Negative Yielding Debt Balloons to $13.5 Trillion

If you told economists twenty years ago about Bitcoin (BTC) and negative-yielding debt, they would be shocked. In the 1990s or even the 2000s, decentralized digital money and a bond that made your money disappear with time would have seemed abstract — quite abstract.  Now, however, these two financial trends, which came to fruition mostly over the last decade, have become widely recognized.

Related Reading: Bitcoin (BTC) Loses Multiple Parabolic Trend Lines as Bears Roar

Odd Macroeconomic Trends

What’s weird, Bitcoin and negative-yielding bonds, which are assets that inherently are vastly different, seemingly have the same origins: the 2008 Great Recession. After this horrible financial dilemma, which cost mom & pop investors billions upon billions, the world’s central banks and governments were forced to take drastic action.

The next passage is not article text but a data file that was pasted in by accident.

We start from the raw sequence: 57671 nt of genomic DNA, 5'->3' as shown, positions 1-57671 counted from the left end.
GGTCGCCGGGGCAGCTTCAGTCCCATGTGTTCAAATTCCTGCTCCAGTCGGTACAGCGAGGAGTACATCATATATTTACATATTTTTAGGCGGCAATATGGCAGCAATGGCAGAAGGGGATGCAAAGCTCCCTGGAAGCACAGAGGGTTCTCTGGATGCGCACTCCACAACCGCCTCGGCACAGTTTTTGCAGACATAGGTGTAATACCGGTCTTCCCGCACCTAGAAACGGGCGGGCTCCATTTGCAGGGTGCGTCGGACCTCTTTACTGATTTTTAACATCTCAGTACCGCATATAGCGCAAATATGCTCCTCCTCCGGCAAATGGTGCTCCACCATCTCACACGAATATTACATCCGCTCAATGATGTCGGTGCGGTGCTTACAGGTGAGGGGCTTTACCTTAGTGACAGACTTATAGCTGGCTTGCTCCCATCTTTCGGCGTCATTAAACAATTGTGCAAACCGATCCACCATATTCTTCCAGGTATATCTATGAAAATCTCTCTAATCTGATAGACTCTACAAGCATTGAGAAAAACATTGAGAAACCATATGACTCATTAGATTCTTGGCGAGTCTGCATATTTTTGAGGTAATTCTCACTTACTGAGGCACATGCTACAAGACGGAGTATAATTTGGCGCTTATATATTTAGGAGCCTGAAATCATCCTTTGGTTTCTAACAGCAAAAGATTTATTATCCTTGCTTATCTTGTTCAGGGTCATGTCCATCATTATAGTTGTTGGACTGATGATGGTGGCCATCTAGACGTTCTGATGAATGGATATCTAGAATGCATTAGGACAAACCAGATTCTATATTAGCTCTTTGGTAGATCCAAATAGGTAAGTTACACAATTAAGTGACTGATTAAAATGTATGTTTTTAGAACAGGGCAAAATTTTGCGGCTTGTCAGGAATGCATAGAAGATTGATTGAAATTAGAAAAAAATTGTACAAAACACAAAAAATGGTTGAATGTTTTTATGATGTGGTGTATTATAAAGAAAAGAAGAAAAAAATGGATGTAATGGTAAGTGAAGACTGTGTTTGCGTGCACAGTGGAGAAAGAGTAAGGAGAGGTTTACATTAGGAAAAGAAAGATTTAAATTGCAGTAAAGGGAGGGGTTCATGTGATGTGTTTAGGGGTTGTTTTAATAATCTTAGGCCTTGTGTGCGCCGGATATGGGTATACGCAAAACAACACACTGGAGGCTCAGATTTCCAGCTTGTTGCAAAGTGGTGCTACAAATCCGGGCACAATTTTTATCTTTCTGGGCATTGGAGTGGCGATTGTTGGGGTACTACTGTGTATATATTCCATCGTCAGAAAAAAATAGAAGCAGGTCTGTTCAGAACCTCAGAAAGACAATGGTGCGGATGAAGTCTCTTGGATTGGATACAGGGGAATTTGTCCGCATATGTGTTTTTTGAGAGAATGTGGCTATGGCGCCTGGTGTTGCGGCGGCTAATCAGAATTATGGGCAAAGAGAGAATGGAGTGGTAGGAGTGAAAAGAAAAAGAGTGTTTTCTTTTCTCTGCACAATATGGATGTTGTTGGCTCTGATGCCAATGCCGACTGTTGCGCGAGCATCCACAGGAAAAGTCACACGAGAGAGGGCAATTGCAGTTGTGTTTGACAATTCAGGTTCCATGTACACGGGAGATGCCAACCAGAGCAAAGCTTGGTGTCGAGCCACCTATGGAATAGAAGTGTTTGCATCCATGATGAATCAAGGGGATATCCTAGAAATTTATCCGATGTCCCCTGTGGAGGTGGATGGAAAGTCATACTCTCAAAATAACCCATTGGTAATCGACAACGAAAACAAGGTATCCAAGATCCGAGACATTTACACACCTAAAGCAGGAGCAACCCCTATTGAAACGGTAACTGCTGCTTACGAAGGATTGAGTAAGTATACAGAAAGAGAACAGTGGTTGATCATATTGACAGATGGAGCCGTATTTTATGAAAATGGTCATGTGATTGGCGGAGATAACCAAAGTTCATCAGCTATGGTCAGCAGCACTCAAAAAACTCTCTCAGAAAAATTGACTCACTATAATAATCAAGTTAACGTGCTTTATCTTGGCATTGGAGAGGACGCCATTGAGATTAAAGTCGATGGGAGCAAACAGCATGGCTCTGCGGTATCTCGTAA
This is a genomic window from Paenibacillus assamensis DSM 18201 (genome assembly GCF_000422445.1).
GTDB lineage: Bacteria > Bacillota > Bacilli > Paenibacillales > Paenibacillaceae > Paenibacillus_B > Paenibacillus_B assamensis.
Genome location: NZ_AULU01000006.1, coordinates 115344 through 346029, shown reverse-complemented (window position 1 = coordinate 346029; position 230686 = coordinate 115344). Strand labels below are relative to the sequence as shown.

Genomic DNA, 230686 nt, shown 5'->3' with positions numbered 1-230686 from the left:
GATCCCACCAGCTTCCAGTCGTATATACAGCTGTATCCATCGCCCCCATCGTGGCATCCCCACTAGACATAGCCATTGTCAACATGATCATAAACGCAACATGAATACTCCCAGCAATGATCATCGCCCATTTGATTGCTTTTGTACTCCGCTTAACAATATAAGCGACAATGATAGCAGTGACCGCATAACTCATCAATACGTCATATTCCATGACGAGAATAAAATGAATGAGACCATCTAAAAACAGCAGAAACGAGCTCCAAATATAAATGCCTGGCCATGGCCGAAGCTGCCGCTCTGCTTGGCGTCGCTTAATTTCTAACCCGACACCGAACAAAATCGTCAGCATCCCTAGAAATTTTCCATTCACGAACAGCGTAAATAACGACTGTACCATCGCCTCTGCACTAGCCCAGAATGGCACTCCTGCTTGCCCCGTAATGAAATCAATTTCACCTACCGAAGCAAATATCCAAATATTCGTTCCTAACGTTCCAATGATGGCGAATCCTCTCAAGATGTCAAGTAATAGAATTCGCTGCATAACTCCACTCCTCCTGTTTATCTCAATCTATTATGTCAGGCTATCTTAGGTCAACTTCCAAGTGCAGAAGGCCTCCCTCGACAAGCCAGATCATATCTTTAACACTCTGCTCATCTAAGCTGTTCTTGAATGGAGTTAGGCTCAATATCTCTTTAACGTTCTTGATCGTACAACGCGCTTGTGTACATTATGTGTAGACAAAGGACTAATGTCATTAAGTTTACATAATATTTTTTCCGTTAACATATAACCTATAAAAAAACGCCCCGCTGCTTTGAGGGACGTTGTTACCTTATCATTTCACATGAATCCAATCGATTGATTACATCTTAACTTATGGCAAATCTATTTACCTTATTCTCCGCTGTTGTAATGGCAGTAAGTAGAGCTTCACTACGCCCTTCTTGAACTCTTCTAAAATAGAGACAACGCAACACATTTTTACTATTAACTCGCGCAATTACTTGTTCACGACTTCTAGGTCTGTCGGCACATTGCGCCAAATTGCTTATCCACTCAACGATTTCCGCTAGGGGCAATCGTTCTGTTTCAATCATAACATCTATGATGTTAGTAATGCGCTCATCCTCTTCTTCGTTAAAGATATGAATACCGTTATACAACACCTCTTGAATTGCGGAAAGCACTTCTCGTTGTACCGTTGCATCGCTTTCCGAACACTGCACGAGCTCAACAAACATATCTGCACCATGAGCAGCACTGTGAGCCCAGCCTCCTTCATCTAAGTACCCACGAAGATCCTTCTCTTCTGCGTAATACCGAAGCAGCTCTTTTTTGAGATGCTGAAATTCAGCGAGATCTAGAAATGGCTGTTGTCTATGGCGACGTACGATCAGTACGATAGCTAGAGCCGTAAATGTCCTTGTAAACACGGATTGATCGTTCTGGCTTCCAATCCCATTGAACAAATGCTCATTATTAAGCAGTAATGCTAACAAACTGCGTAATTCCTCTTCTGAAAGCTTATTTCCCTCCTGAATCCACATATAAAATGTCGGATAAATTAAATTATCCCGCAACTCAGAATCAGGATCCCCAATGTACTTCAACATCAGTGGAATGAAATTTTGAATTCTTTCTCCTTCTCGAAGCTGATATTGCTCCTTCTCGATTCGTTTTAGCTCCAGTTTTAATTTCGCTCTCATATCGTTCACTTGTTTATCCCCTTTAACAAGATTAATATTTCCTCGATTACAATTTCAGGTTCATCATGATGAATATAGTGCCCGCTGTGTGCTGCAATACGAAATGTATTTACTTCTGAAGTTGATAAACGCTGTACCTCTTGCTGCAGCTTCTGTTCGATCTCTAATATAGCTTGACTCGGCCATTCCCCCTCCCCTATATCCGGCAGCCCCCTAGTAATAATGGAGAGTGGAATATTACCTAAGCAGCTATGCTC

The United States’ Federal Reserve started injecting money into the economy through a monetary strategy called “quantitative easing”, better known as QE or open market operations (OMOs).

The European Central Bank (ECB) and Bank of Japan (BOJ) followed suit, also embarking on QE operations to bolster their balance sheet, resulting in a monumental surge in the stock market, and risk-on assets like Bitcoin too.

Related Reading: Cryptocurrency is Part of the Global Currency War, Says Federal Reserve Branch Head

As a result of this and other political and economic factors, there began the era of negative-yielding debt. Now, according to Bloomberg, there exists over $13.4 trillion worth of debt that is negative-yielding — an all-time high for a type of asset that, per normal economic theories, makes no damn sense. What’s weird is that much of this debt is issued by governments or top-graded firms.

That’s not the only odd trend in global finance. As Ikigai’s Travis Kling notes, a Federal Funds rate that…

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